FIG. 6 is a simplified flow diagram of a flow 600, which represents one option (Option B) for the Ta*/Wx* interface. In this example, there is a 3GPP AAA-server present such that after the initial access session establishment at step 1, a RADIUS accounting start is provided to this element at step 2. At step 3, interaction occurs between 3GPP AAA-server and the HSS element. At step 4, the user's IMPI is found much like that described above in step 3 of FIG. 5. Step 5 identifies interaction between the HSS and the 3GPP AAA-server, where step 6 includes a communication to the network element. Steps A-I are also performed between the UE, network element, P-CSCF, S-CSCF, and HSS, which is similar to the operations described above with reference to FIG. 5.

FIG. 7 is a simplified flow diagram of a flow 700, which represents one option (Option C.1) for a push mode P-CSCF in the home network. The first step involves a session establishment between the CNG and the network element. At step 2, location and access network information is sent to the visited-PCRF (v-PCRF). There is a SIP register message sent at step A. Policy messaging (e.g., UDR and UDA) occurs between the home-PCRF (h-PCRF), the v-PCRF, and the P-CSCF at steps B and C. At steps D and E, user data answer (UDA) location and access network information is exchanged via the policy infrastructure, where a subsequent SIP register message (e.g., with P-Access Network Information [PANI]) is sent at step F. Steps G-J represent the messaging as explained previously with reference to FIGS. 5 and 6 and, in this instance, the messaging implicates the S-CSCF and the HSS elements. At steps K and L, there are OK transmissions sent to the P-CSCF and UE element. User Data Request (UDR) can [for example] be a DIAMETER AA-Request (AAR) or Re-Auth-Request (RAR) command, where a User Data Response can [for example] be a DIAMETER AA-Answer (AAA) or Re-Auth-Answer (RAA) command.

FIG. 8 is a simplified flow diagram of a flow 800, which represents one option (Option C.2) for a push mode P-CSCF in the visited network. The first step involves a session establishment between the CNG and the network element. At step 2, location and access network information is sent to the visited-PCRF (v-PCRF). There is a SIP register message sent at step A, where user data response (UDR) and UDA messaging occurs as part of the policy interactions between the home-PCRF (h-PCRF) and the v-PCRF at steps B and C. At step D, a SIP register message is sent. Steps E-H represent the messaging as explained previously with reference to FIG. 7 and, in this instance, the messaging implicates the S-CSCF and the HSS elements. At steps I and J, there are OK transmissions sent to the P-CSCF and user equipment elements.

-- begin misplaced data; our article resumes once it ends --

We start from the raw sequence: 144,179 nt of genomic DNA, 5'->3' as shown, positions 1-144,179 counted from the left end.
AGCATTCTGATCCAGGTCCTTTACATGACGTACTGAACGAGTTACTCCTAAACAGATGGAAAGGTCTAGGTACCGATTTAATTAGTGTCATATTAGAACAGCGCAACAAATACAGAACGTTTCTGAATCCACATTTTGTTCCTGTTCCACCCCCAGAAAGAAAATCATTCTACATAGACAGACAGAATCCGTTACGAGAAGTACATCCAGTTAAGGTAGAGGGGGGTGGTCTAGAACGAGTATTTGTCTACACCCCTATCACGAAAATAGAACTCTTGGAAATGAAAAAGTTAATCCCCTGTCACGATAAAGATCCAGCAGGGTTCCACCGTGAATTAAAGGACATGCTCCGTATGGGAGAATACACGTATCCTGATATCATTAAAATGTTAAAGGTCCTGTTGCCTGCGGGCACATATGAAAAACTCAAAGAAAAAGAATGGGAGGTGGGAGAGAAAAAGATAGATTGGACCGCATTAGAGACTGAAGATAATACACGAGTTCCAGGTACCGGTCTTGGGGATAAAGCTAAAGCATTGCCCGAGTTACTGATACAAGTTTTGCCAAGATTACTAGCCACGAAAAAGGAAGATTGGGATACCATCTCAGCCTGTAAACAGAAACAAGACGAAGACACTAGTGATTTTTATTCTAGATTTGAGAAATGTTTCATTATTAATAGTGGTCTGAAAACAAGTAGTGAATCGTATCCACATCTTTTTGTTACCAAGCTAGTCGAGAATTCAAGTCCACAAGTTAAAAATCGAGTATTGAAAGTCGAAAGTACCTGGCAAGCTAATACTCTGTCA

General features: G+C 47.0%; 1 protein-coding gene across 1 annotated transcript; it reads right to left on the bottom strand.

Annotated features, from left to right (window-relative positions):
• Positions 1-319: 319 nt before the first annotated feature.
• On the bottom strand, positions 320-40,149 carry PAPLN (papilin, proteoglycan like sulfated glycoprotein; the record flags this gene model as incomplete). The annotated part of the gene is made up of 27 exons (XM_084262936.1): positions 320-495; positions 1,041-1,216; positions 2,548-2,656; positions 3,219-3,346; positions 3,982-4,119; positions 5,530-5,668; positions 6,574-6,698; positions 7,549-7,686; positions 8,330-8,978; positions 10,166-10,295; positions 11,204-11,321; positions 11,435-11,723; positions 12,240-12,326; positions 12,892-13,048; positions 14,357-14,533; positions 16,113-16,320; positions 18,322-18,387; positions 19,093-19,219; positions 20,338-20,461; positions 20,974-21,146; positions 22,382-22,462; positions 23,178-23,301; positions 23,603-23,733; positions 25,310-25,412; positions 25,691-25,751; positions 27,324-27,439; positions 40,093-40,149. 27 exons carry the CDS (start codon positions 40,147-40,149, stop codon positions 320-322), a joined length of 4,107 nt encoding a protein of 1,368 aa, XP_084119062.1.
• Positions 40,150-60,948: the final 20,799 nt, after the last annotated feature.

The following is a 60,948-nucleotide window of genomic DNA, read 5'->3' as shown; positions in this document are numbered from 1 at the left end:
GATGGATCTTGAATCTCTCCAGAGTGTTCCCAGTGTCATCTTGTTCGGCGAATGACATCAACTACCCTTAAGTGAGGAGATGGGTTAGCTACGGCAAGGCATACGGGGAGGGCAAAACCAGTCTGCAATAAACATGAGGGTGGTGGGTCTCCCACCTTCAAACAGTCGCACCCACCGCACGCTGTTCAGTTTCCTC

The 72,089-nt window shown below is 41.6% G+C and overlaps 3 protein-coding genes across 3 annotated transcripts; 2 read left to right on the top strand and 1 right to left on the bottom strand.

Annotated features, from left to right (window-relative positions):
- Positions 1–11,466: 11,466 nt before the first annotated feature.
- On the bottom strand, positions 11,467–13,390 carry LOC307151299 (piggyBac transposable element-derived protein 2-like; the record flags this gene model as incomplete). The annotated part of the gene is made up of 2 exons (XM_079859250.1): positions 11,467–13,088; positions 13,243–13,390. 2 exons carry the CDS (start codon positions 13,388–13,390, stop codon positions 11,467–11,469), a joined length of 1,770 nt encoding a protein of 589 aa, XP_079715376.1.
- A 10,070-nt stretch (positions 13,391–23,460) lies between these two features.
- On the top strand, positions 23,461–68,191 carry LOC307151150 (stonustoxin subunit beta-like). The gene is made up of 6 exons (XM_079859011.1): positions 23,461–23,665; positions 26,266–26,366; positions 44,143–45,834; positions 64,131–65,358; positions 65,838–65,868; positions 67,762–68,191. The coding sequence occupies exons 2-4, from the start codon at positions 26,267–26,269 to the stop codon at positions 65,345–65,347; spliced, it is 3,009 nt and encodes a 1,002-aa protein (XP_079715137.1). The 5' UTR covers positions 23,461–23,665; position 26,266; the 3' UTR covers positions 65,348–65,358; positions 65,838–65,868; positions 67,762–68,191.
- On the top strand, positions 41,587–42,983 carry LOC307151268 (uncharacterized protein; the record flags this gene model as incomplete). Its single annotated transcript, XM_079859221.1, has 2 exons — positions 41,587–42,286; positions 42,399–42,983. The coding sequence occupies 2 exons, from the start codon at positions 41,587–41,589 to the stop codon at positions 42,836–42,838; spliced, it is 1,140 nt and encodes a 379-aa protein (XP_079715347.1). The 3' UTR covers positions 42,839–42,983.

FIG. 9 is a simplified flow diagram of a flow 900, which represents one option (Option D.1) for a pull mode P-CSCF in the home network. The first step involves a session establishment between the CNG and the network element. At step A, there is a SIP register message sent to the P-CSCF. At steps B-G, UDR and UDA policy messaging occurs between the P-CSCF, h-PCRF, v-PCRF, and the network element. At step H, a subsequent SIP register message is sent to the S-CSCF. Steps I-L represent the messaging as explained previously with reference to FIG. 8 and, in this instance, the messaging implicates the S-CSCF and the HSS elements. At steps M and N, there are OK transmissions sent to the P-CSCF and UE element.

FIG. 10 is a simplified flow diagram of a flow 1000, which represents one option (Option D.2) for a pull mode P-CSCF in the visited network. The first step involves a session establishment between the CNG and the network element. At step A, there is a SIP register message sent to the P-CSCF. At steps B-E, UDR and UDA policy messaging occurs between the P-CSCF, v-PCRF, and the network element. At step F, a subsequent SIP register message is sent to the S-CSCF. Steps G-J represent the messaging as explained previously with reference to FIG. 9 and, in this instance, the messaging implicates the S-CSCF and the HSS elements. At steps K and L, there are OK transmissions sent to the P-CSCF and UE element.